As we face down a much-discussed second wave in this pandemic, it’s more important than ever that we bring our teams together and make them feel valued, heard and respected.
But how can we help to respect, value and build development opportunities for our teams in a time when budgets are tight and pressures are high?
At N Family Club, we spent much of the first wave of the pandemic working through these problems, trying lots of new initiatives and ways of working. We wanted to help make our team feel as loved as ever, even if we weren’t able to interact with them in the same ways or offer them exactly the same opportunities.
Here are some of the things that worked really well for us, and we hope these changes will stay with us long after this pandemic is through.
Maximising online training and communication
Utilise your team’s new-found familiarity with digital interaction to find easier, quicker and cheaper ways to train and provide networking opportunities for them.
We embraced Zoom early on in lockdown for meetings, but have since conducted full team training on Spanish, yoga and dance online. For many of our team members, these online sessions give some increased flexibility, especially when trying to balance evening training with childcare.
Another thing the Early Years sector has done so well during this time has been creating a wealth of free and low cost online training opportunities. For our team, making use of these has been a great way to stay tuned in to the wider conversations and learnings across the Early Years sector.
These days, we do part of our induction training in a virtual conferencing format. We keep these sessions short, with some pre-reading and post work, to ensure we get the maximum impact. At the start, we were a little concerned about losing natural conversation and back-and-forth dialogue in these sessions — but using the break-out rooms functionality in video conferencing, we’ve seen our team still discussing and debating their ideas together.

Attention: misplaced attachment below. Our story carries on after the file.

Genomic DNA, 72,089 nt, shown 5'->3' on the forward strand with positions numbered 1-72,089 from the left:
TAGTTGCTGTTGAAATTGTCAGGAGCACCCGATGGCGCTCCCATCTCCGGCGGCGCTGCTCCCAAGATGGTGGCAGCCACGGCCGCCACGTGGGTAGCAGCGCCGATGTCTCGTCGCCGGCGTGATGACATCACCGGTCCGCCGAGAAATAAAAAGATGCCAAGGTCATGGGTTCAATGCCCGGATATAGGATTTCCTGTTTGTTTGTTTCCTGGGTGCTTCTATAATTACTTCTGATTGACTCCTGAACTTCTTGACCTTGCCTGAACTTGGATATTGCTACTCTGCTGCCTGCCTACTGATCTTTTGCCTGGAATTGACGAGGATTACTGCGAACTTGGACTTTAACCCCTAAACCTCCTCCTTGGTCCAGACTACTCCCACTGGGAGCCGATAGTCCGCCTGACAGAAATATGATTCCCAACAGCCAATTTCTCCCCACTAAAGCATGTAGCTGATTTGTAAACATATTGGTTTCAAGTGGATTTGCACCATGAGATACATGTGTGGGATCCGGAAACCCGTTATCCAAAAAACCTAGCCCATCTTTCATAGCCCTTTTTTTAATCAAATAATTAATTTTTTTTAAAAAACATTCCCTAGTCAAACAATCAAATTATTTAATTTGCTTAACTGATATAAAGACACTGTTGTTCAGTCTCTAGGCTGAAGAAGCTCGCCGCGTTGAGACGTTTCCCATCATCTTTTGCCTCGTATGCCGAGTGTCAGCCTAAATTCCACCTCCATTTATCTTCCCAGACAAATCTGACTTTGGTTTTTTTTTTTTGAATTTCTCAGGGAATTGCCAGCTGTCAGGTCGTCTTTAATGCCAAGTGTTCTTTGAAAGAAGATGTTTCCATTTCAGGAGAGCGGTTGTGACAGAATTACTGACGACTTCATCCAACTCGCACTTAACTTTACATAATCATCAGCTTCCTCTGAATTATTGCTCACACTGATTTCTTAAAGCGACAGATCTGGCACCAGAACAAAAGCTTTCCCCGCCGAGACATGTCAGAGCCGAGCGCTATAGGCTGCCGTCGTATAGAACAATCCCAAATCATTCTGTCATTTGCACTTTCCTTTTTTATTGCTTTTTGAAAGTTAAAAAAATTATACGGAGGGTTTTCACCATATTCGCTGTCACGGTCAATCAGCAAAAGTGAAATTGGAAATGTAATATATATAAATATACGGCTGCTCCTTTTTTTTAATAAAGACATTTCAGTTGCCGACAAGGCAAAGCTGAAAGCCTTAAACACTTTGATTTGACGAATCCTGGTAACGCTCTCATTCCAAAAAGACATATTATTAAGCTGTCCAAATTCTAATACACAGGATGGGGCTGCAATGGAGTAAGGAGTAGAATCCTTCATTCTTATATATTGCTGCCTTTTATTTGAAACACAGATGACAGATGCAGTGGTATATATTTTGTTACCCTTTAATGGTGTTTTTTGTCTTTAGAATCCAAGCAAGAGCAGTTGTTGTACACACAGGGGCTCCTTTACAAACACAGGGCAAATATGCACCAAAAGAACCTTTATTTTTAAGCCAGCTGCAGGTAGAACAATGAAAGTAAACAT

We’ve maximised online platforms not just for training, but also for staying in touch with our team during the pandemic. Creating and sharing blogs, messages, pictures and videos has helped keep that team spirit alive, especially when we can’t see each other as regularly as we’d like.
Should some pandemic changes be for good?
Think through the processes that you’ve cut during the pandemic — Are there things that weighed your team down, and detract from their time with children in the rooms? Are there additional bits of paperwork that you could make do without? Strip it all back!
At N, we started to think about this ahead of Covid, but our thinking really crystalised during the pandemic. We stripped back the amount of ‘logging’ things that we did in nurseries, such as logging meals for older children, and made sure our observation, assessment and planning process was as streamlined as possible. We stopped linking our observations to EYFS outcomes — we changed our focus to showcasing a child’s learning, rather than creating arduous box-ticking for our team.
More recently we took our Family Club online, and have been offering both virtual family events and our parenting talks online. Much like with the team, we’ve found virtual talks to be a real hit with parents, as it makes it easier for them to balance attendance with hectic work schedules, family time and bedtime routines.
Encouraging educators to share their passions
Now’s a great time to help your team explore new skills and try out new areas of growth, by offering specialist educator tracks, such as becoming a specialist in a specific area of curriculum.
At N, we developed specialisms quite early on, partly as a response to the interests of our team at the time. Zoe, one of our first team members, had graduated with a degree in illustration, and felt that she could bring a huge wealth of artistic experience to the children’s everyday learning. When we opened our second nursery, we worked with her to design her own art studio space, and have since rolled this out at our other nurseries, giving all of our art specialists the opportunity to connect and develop their practice together. Zoe’s even running a Zoom portrait class for our team as part of a wellbeing focus week.